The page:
Some pretty bizarre, yet all in all positive, mitigating circumstances see me only making it down for the last song of Louise Connell’s, aka Reverieme, set.
Still, from what I see she comes across comfortable bantering with the crowd before closing on a mandolin only track, that’s leagues better than the last act I saw just toting said instrument.
The track is stripped back from her darkly melancholic, yet at times jaunty pop tinged folk recordings, and comes across honest and delighting with a clear, angelic vocal that soothes a healthily full basement.
Glasgow four-piece pop merchants The Pooches are up next and they instantly endear themselves to you with short, sharp indie pop ditties that expel as much c86 glory as they do the charmingly, possibly intentionally, naïve vibes of Daniel Johnston.
The Pooches draw on a scene that Glasgow holds so dear and they pull it off successfully, enchanting the gathered crowd with relaxing and cheeky songs that are full of warmth and honesty, and just make you feel right at home.
Bizarrely enough it is during this set that I, and no doubt everyone else in the basement, witness someone being ushered out of a gig of this size of venue for the first time; apparently a fiver was too much to part with for some.
This doesn’t seem to affect the guys on stage though as they cruise through an ever-charming set, which includes a cover of The Cascades 60s pop classic ‘Rhythm of the Rain’.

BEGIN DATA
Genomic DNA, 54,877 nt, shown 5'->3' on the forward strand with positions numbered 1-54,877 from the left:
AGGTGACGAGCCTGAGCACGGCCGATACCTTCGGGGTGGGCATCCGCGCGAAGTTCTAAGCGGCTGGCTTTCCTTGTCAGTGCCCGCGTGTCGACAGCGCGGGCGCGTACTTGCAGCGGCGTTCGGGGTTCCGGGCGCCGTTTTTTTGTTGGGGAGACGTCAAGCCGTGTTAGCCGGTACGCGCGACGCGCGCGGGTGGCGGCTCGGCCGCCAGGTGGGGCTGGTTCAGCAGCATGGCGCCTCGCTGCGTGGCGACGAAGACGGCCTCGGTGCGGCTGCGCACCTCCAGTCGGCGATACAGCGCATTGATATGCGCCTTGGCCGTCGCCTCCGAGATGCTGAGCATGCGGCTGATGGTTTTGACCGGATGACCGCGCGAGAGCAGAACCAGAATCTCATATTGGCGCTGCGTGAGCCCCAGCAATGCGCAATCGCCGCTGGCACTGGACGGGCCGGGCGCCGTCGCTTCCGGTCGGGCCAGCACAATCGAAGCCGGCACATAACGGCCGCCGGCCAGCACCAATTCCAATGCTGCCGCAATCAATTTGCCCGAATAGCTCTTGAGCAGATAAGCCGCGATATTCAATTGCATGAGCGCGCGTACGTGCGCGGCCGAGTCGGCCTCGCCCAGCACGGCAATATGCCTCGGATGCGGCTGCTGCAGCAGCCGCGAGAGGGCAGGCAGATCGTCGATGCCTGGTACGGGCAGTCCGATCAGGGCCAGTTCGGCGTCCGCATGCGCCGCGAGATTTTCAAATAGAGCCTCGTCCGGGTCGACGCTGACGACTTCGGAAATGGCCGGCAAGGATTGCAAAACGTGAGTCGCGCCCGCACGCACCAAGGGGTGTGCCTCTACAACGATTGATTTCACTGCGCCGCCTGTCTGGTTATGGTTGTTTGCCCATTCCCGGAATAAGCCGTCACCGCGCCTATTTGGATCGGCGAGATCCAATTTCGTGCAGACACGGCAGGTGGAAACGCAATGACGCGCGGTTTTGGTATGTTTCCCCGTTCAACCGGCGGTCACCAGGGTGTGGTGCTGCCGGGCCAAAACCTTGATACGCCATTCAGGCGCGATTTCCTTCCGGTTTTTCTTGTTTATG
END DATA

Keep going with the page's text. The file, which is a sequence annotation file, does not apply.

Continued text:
Then it’s the turn of tonight’s headliner, my only time witnessing Martha Ffion previously had been during a support slot before the bewitching Jessica Pratt, where she more than did herself justice with just a guitar as support.
Tonight she has a full band in tow, featuring members of some of Glasgow’s top live acts, and after we covered them at Wickerman and supporting Colleen Green a couple of weeks back, the verdict has been more than favourable.
What instantly strikes from that stripped back set is the much rockier vibe given to Ffion’s retro pop sound; perhaps there are points where a pounding rhythm out shadows her vocal intricacies, but on the whole it makes for a much more engrossing end product.
Still, Ffion’s ethereal 60s pop sound shines through with plenty of surf grunge 90s energy bubbling its way to the surface, as the endearing singer grasps the rooms attention with immaculate ease.
During a gap in songs the bassline of Sugarhill Gang classic ‘Rapper’s Delight’ forms an intro to what fast appears to be one of the acts favourite stories, and quite rightly so as Ffion tells of them filling in for the hip-hop legends at this year’s Wickerman.
The A-side to their recent Lost Map single ‘No Applause’ follows, and it simply oozes 60s pop influences, delivered with sparkling vocals that lift to the forefront of a track that would put a spring in anyone’s step.
It’s quite clear that Ffion and co.’s set is going down well and as the vocalist announces their last song she’s met with groans from a conquered audience; closer and new track ‘School Nurse’ ends the set with an focused vocal and building rhythm that powers forward before exploding in full on pop glory; reckon we’ve got a lot to look forward to with these guys
Words: Iain Dawson
Photos: Sophie Morrison